Petitioners failed to carry their burden of proof by affirmatively showing that enough electors voted illegally so as to change or cast doubt on the result of the election. Hunt v. Crawford, supra; Bailey v. Colwell, supra. Their assertion, and the superior court's conclusion, that Sheriff Nobles' campaign activities put all of the Precinct One votes in doubt, is based on mere speculation and cannot withstand scrutiny.

In Stiles v. Earnest, supra, in a referendum to provide for the election of members of a county school board, a majority of this Court held that the election was so tainted as to cast doubt on the fairness of the entire referendum. Stiles is not apposite. There, employees of the school board "checked off" voters within 250 feet of a polling facility in violation of former OCGA § 21-2-414(a). Thus, the employees effectively "took names" of all those who voted so accounts could be settled later if it became "necessary." The improprieties in this case are not so egregious. Accord Hendry v. Smith, 270 Ga. 17, 18, 505 S.E.2d 216 (1998); Hunt v. Crawford, supra.

In passing, we point out that it is not necessary to invalidate an entire election simply because a sheriff violates his duty or abuses the powers of his office. A sheriff can be disciplined in other ways for such misconduct. See, e.g., OCGA § 15-16-10(b) (sheriff shall be fined for a contempt if he fails to do his duty, including his duty to preserve order at polling places); OCGA § 21-2-567 (any person who intimidates an elector is guilty of a misdemeanor).

Judgments reversed.

All the Justices concur, except BENHAM, C.J., and HUNSTEIN, J., who dissent.

BENHAM, Chief Justice, dissenting.

The majority opinion in this case shows the danger of focusing so completely on individual trees that the forest cannot be seen. Because the majority views too narrowly the scope of election irregularities which can justify setting aside an election, and gives too little weight to the trial court's findings of misconduct by an official charged with protecting the integrity of the polling place, I must dissent to the reversal of the trial court's order requiring a new election.

The majority's decision is based on the notion that one seeking to overturn election results must be able to point to specific voters whose ballots should be disallowed, basing that rule on cases in which the facts were such that specific voters or votes were objectively identifiable. McCranie v. Mullis, 267 Ga. 416, 478 S.E.2d 377 (1996); Taggart v. Phillips, 242 Ga. 454, 249 S.E.2d 245 (1978). To further that restrictive view of what may justify the overturning of an election, the majority opinion dismisses the holding in Stiles v. Earnest, 252 Ga. 260, 312 S.E.2d 337 (1984), with the suggestion that the conduct here is not so egregious. On the contrary, Stiles is the case most on point to the problem *166 presented by this case a systematic debasement of the election process by those with an interest in it and is itself precedent for the proposition which should govern this case: egregious and persistent violations of the election laws can in themselves constitute an irregularity sufficient to place the entire election result in doubt. See also Johnson v. Rheney, 245 Ga. 316, 264 S.E.2d 872 (1980) (the plaintiff's burden in an election contest is "to affirmatively show that the facially valid results were invalid due to an irregularity sufficient to place the entire election result in doubt.").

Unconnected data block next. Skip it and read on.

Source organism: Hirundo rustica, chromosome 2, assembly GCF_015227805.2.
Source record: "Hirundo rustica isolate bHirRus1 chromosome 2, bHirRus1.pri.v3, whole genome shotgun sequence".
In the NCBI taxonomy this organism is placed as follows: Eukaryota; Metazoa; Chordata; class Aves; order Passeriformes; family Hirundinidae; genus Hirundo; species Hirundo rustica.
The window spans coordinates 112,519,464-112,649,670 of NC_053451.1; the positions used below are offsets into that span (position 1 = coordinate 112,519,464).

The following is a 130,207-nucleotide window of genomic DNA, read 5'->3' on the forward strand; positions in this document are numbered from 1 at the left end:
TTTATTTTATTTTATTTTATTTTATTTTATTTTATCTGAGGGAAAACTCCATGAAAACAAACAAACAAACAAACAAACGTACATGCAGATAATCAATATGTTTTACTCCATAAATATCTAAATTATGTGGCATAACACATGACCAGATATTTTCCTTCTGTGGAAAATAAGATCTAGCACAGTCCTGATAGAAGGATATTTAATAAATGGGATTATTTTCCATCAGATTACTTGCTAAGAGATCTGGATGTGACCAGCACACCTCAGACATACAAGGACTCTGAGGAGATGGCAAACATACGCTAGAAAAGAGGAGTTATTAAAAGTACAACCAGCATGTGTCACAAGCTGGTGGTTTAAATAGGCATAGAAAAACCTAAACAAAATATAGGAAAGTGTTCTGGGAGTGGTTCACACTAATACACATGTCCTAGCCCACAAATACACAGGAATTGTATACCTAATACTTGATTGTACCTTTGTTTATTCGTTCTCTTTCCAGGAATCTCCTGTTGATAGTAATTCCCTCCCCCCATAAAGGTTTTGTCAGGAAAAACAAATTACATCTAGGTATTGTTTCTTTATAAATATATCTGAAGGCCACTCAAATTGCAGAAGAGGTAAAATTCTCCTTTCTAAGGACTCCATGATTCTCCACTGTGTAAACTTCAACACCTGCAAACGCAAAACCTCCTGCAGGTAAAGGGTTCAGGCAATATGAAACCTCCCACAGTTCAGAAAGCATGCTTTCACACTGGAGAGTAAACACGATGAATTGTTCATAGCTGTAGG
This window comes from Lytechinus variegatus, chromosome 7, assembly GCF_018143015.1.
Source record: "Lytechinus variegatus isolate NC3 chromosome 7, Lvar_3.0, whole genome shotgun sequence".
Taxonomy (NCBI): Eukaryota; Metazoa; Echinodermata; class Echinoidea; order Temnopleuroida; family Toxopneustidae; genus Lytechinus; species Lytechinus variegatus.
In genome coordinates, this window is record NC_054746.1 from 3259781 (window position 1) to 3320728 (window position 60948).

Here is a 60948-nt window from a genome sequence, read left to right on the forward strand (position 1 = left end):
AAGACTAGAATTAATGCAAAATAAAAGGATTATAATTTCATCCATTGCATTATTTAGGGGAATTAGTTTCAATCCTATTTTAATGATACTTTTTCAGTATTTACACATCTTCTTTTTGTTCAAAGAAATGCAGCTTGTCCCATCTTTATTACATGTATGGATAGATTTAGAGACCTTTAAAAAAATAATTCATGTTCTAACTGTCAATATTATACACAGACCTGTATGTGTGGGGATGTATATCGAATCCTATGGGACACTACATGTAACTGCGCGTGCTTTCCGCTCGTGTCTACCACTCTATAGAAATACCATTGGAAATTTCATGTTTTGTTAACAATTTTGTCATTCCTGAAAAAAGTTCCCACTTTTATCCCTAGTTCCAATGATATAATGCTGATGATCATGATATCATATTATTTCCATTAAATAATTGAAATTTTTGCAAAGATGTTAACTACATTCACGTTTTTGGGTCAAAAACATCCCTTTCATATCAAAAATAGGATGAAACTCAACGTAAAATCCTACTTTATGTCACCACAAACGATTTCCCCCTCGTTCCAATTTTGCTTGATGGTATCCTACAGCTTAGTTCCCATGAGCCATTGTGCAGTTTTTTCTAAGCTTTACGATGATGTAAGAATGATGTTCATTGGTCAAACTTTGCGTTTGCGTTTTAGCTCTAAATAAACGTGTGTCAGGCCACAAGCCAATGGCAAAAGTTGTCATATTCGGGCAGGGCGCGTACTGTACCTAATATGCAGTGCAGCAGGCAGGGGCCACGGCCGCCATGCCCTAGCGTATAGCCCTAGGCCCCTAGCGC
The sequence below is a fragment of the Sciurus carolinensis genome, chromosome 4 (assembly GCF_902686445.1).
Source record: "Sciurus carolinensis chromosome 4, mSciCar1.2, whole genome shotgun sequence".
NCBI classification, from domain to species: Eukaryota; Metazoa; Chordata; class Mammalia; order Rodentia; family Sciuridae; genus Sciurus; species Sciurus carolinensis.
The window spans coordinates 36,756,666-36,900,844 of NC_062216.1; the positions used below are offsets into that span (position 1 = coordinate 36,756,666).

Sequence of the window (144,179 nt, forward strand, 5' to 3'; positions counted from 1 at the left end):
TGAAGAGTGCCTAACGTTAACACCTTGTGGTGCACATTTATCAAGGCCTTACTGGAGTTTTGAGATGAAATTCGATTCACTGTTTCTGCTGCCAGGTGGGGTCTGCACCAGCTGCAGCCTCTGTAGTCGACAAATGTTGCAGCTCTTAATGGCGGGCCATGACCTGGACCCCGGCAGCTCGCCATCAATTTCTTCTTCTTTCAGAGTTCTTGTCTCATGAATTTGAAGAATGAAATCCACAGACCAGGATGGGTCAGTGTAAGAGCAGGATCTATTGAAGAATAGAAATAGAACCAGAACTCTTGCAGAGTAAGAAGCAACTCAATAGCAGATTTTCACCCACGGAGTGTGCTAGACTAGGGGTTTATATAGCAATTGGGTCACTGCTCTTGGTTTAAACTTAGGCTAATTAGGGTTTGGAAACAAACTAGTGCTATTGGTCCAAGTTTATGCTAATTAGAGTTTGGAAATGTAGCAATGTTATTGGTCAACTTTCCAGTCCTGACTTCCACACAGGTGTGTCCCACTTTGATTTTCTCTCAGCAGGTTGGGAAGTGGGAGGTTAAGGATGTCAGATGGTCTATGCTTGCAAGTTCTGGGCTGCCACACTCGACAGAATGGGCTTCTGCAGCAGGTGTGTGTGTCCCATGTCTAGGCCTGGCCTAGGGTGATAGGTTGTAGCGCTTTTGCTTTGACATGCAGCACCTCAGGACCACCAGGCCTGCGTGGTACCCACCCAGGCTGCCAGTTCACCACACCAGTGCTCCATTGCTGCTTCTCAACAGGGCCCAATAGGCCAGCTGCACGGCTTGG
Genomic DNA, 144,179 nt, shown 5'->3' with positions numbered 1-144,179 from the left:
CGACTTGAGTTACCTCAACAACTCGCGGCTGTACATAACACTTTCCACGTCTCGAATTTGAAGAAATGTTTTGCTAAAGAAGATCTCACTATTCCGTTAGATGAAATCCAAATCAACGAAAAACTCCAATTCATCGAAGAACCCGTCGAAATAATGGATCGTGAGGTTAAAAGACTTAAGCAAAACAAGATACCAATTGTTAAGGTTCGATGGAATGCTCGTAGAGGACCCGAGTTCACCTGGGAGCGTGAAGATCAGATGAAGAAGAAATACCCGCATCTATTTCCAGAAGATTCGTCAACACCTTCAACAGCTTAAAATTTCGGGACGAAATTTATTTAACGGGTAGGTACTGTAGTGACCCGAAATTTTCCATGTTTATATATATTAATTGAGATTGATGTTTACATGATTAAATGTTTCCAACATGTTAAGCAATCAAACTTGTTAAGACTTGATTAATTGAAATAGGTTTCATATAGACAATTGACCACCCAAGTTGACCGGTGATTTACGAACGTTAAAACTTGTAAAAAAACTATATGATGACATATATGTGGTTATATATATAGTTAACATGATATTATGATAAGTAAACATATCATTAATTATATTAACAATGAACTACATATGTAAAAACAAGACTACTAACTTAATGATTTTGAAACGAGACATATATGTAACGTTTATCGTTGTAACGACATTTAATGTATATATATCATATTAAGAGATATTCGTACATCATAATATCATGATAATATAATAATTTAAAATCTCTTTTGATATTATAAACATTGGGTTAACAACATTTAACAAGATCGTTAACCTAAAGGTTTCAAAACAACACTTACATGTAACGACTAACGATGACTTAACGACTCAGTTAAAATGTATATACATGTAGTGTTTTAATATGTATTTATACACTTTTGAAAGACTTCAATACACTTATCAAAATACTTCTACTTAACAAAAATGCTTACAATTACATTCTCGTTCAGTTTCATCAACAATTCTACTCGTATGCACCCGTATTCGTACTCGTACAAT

The fatal flaw of the majority opinion's excessively narrow focus only on specific ballots is that it ignores situations such as the present case in which the debasement of our most honored democratic institution has been effectively accomplished. Where it appears, as the trial court found here, that one official has utilized the taxpayer-provided resources of his office to advance the private interest of other politicians whose offices have influence over his, has blatantly ignored and violated the law he has sworn to uphold, and has done so with such efficiency as to render it virtually impossible to identify defective ballots or intimidated voters individually, the approach taken by the majority opinion requires the judiciary to put on blinders and declare itself impotent to protect the rights of the citizenry.